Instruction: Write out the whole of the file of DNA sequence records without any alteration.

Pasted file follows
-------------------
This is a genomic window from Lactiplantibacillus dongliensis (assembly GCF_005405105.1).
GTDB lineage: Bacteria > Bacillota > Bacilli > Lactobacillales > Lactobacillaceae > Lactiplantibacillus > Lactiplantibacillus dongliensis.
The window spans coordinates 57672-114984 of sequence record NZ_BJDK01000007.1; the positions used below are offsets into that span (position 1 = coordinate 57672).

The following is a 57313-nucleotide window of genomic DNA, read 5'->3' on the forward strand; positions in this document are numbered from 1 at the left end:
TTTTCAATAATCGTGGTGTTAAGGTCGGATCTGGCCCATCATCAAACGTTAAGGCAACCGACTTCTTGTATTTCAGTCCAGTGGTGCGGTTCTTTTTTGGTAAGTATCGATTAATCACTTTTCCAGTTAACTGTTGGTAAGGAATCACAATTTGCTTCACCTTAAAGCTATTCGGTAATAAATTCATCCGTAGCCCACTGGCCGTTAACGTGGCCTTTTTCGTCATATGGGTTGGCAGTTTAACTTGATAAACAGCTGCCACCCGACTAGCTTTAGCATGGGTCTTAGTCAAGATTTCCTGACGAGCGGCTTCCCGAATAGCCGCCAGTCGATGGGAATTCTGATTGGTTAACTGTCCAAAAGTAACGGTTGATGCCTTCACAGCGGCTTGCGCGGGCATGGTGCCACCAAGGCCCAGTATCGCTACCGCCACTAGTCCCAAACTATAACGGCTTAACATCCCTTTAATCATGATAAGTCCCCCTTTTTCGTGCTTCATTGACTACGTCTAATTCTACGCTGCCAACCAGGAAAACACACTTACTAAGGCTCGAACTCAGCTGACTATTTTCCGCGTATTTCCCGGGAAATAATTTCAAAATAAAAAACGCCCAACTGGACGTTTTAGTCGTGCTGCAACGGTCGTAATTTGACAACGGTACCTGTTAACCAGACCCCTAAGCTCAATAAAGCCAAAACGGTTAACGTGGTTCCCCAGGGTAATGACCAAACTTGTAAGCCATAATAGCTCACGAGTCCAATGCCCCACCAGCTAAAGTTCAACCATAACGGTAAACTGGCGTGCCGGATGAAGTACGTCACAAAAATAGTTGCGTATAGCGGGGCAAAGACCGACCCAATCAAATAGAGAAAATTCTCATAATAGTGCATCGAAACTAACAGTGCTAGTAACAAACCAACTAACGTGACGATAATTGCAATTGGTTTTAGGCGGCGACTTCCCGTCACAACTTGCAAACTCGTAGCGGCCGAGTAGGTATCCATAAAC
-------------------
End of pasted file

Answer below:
This is a genomic window from Lactiplantibacillus dongliensis (assembly GCF_005405105.1).
GTDB lineage: Bacteria > Bacillota > Bacilli > Lactobacillales > Lactobacillaceae > Lactiplantibacillus > Lactiplantibacillus dongliensis.
The window spans coordinates 57672-114984 of sequence record NZ_BJDK01000007.1; the positions used below are offsets into that span (position 1 = coordinate 57672).

The following is a 57313-nucleotide window of genomic DNA, read 5'->3' on the forward strand; positions in this document are numbered from 1 at the left end:
TTTTCAATAATCGTGGTGTTAAGGTCGGATCTGGCCCATCATCAAACGTTAAGGCAACCGACTTCTTGTATTTCAGTCCAGTGGTGCGGTTCTTTTTTGGTAAGTATCGATTAATCACTTTTCCAGTTAACTGTTGGTAAGGAATCACAATTTGCTTCACCTTAAAGCTATTCGGTAATAAATTCATCCGTAGCCCACTGGCCGTTAACGTGGCCTTTTTCGTCATATGGGTTGGCAGTTTAACTTGATAAACAGCTGCCACCCGACTAGCTTTAGCATGGGTCTTAGTCAAGATTTCCTGACGAGCGGCTTCCCGAATAGCCGCCAGTCGATGGGAATTCTGATTGGTTAACTGTCCAAAAGTAACGGTTGATGCCTTCACAGCGGCTTGCGCGGGCATGGTGCCACCAAGGCCCAGTATCGCTACCGCCACTAGTCCCAAACTATAACGGCTTAACATCCCTTTAATCATGATAAGTCCCCCTTTTTCGTGCTTCATTGACTACGTCTAATTCTACGCTGCCAACCAGGAAAACACACTTACTAAGGCTCGAACTCAGCTGACTATTTTCCGCGTATTTCCCGGGAAATAATTTCAAAATAAAAAACGCCCAACTGGACGTTTTAGTCGTGCTGCAACGGTCGTAATTTGACAACGGTACCTGTTAACCAGACCCCTAAGCTCAATAAAGCCAAAACGGTTAACGTGGTTCCCCAGGGTAATGACCAAACTTGTAAGCCATAATAGCTCACGAGTCCAATGCCCCACCAGCTAAAGTTCAACCATAACGGTAAACTGGCGTGCCGGATGAAGTACGTCACAAAAATAGTTGCGTATAGCGGGGCAAAGACCGACCCAATCAAATAGAGAAAATTCTCATAATAGTGCATCGAAACTAACAGTGCTAGTAACAAACCAACTAACGTGACGATAATTGCAATTGGTTTTAGGCGGCGACTTCCCGTCACAACTTGCAAACTCGTAGCGGCCGAGTAGGTATCCATAAAC